Supersonic review: nothing innovative, surprising or quirky - just like Oasis, really

Mat Whitecross's doc doesn’t look back in anger (or in any useful detail) at the rise of the Gallagher brothers - though Noel proves himself worth the price of admission

A first look at 'Supersonic', a documentary on the rise of the Gallagher brothers Liam and Noel with their band Oasis in the early 90s through to their acrimonious split in 2009. Video: Entertainment One

Chancers? Oasis

Film Title: Supersonic

Director: Mat Whitecross

Starring: Liam Gallagher, Noel Gallagher, Paul Arthurs, Peggy Gallagher, Tony McCarroll

Genre: Documentary

Running Time: 121 min

Mon, Oct 3, 2016, 15:56

   

Why would you bother making a film about a phenomenon so uninteresting as Oasis? The Burnage Quo were not an altogether bad thing. The drunkest person in a stag party will have more fun singing Don’t Look in Back in Anger than anything by Lighthouse Family.

There was, however, nothing innovative, surprising or quirky about the group’s assaultive pub rock. Surely, nobody wakes up in the morning wondering how Roll With It came into existence.

There are intimations here that Mat Whitecross, director of the excellent Ian Dury biopic Sex & Drugs & Rock & Roll, secretly shares these heretical opinions. Supersonic makes little attempt to address the evolution of the songs. (Perhaps, they didn’t want to further trouble lawyers representing T Rex, Manfred Man and Gary Glitter.)

More puzzlingly, the film completely ignores the cultural and political noise that attended the band’s brash rise and weary decline. It counts as a perverse achievement to compile a documentary on the band David Quantick called “The Beatles for murderers” without even mentioning Blur or Tony Blair. It’s a little like making a film on Rod Hull without referencing Emu.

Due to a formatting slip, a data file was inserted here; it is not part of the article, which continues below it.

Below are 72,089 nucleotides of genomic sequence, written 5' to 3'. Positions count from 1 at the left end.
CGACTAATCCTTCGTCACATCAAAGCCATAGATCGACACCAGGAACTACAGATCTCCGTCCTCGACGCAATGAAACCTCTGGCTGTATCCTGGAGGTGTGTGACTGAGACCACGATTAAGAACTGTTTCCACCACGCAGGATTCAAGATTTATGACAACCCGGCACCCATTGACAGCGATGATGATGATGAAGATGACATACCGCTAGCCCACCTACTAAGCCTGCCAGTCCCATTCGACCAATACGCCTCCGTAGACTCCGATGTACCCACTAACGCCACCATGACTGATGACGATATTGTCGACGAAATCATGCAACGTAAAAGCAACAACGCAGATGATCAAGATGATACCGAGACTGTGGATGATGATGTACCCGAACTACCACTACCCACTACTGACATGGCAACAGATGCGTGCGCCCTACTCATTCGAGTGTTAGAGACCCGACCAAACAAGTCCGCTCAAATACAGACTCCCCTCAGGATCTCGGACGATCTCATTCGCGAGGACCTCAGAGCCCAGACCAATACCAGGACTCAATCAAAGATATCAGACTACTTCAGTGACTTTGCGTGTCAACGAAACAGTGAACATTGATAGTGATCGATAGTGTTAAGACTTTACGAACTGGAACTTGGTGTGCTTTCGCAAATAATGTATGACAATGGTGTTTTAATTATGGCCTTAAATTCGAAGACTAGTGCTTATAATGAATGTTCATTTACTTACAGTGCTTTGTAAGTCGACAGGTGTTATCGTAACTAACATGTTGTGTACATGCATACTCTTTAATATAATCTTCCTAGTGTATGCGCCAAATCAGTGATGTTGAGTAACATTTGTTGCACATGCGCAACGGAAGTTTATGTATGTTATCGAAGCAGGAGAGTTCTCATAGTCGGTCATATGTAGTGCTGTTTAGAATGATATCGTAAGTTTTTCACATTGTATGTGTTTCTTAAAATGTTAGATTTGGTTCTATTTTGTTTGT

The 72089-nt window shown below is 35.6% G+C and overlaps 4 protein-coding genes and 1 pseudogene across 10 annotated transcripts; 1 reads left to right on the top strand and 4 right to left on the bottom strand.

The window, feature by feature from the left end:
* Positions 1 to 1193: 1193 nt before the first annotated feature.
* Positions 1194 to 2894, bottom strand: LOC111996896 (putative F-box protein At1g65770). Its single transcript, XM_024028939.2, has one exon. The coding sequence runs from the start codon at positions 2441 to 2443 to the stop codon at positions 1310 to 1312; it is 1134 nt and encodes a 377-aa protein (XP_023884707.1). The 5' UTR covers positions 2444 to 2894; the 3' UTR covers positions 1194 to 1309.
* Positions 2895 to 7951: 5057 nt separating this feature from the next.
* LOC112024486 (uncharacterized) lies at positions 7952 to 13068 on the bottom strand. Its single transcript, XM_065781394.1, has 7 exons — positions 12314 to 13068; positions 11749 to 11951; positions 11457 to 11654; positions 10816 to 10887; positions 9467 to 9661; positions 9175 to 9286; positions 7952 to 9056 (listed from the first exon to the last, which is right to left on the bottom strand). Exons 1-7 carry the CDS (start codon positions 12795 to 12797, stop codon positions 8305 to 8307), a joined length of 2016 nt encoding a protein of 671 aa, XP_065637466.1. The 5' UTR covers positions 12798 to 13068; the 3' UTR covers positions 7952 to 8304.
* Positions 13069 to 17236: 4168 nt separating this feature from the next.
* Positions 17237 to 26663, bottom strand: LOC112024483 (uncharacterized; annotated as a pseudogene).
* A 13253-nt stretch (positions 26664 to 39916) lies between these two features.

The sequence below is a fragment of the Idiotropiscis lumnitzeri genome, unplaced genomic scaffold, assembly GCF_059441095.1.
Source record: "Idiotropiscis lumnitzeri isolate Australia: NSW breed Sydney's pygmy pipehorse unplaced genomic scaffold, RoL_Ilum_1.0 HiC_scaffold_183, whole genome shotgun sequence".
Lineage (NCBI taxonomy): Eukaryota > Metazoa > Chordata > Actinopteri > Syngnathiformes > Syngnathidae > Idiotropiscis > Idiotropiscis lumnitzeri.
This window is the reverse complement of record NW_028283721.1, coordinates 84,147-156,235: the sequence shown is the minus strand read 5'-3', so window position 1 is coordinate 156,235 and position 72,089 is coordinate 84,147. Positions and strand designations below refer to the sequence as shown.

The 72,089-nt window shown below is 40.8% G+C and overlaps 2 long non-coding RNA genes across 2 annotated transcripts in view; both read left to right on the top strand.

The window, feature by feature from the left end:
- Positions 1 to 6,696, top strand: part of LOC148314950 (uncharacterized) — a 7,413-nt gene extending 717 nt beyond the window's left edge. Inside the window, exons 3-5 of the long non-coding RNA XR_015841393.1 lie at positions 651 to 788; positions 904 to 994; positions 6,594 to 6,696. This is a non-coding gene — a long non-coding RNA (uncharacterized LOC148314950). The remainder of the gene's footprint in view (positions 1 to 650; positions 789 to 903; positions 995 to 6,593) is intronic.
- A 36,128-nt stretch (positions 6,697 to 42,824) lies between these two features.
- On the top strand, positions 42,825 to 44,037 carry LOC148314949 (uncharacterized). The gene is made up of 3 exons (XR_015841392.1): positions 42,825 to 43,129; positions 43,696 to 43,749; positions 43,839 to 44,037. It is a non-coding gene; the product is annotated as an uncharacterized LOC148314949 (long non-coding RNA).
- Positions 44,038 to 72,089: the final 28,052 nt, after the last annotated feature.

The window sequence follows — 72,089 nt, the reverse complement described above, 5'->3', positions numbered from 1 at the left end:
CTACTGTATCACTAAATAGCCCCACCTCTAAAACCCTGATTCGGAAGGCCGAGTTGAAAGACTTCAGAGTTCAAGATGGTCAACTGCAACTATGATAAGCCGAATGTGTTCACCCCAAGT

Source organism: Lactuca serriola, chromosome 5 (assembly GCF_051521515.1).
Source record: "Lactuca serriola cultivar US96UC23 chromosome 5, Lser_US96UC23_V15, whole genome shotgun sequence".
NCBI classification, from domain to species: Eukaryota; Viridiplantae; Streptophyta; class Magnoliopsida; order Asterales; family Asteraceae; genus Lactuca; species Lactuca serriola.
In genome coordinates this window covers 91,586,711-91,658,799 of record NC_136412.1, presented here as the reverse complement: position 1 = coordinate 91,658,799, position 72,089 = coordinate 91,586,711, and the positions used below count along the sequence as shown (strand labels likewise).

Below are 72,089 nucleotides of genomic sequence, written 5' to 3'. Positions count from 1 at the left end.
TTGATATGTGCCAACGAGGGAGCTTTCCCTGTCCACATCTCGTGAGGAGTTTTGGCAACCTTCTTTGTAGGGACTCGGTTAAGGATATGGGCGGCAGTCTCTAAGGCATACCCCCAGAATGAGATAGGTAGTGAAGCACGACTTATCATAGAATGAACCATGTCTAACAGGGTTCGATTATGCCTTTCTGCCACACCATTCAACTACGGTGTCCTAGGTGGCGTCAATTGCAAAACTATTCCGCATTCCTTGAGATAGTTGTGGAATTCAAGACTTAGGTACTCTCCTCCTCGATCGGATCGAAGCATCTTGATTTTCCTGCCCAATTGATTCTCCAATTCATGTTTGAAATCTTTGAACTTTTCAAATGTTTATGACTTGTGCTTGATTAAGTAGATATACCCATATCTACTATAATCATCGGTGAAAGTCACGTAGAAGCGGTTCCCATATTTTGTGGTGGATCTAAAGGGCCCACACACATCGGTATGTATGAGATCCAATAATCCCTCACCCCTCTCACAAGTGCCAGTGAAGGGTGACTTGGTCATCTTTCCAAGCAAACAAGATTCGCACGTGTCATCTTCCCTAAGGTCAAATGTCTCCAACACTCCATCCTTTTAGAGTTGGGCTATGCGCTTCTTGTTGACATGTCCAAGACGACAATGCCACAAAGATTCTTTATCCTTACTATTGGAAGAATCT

Whitecross begins with the band’s triumphant arrival at Knebworth in 1996 – confirmation they were the new dinosaurs rather than the new punk rock – and then meanders back to humble beginnings in Manchester. James Gay-Rees, producer of the vastly superior Amy, is back behind the chequebook and Supersonic shares that film’s rigid aesthetic: fresh interviews flood the soundtrack, but we see only archive footage on screen.

It’s an effective technique. The impression is of memories drifting through the interviewees’ heads while they editorialise for our benefit. The playful animations add a suitably cheeky flavour.

The film’s undoubted selling point is, of course, Noel Gallagher. In the course of Supersonic, he describes himself as a cat (solitary, internal) to Liam’s dog (noisy, desperate for attention). That sounds about right. Noel is also one of the best raconteurs in the music business. It’s hard to think of anybody who so satisfactorily blends braggadocio and self-deprecation. The subtext of Supersonic might be: we’re chancers, but we’re brilliant chancers.

It’s a real shame Noel isn’t encouraged to direct his wit at the more fecund, outer corners of the Oasis odyssey. Might the older Gallagher, an executive producer, be a little embarrassed about a potential unearthing of that photograph showing him beaming at Blair?

After all, he was the future once.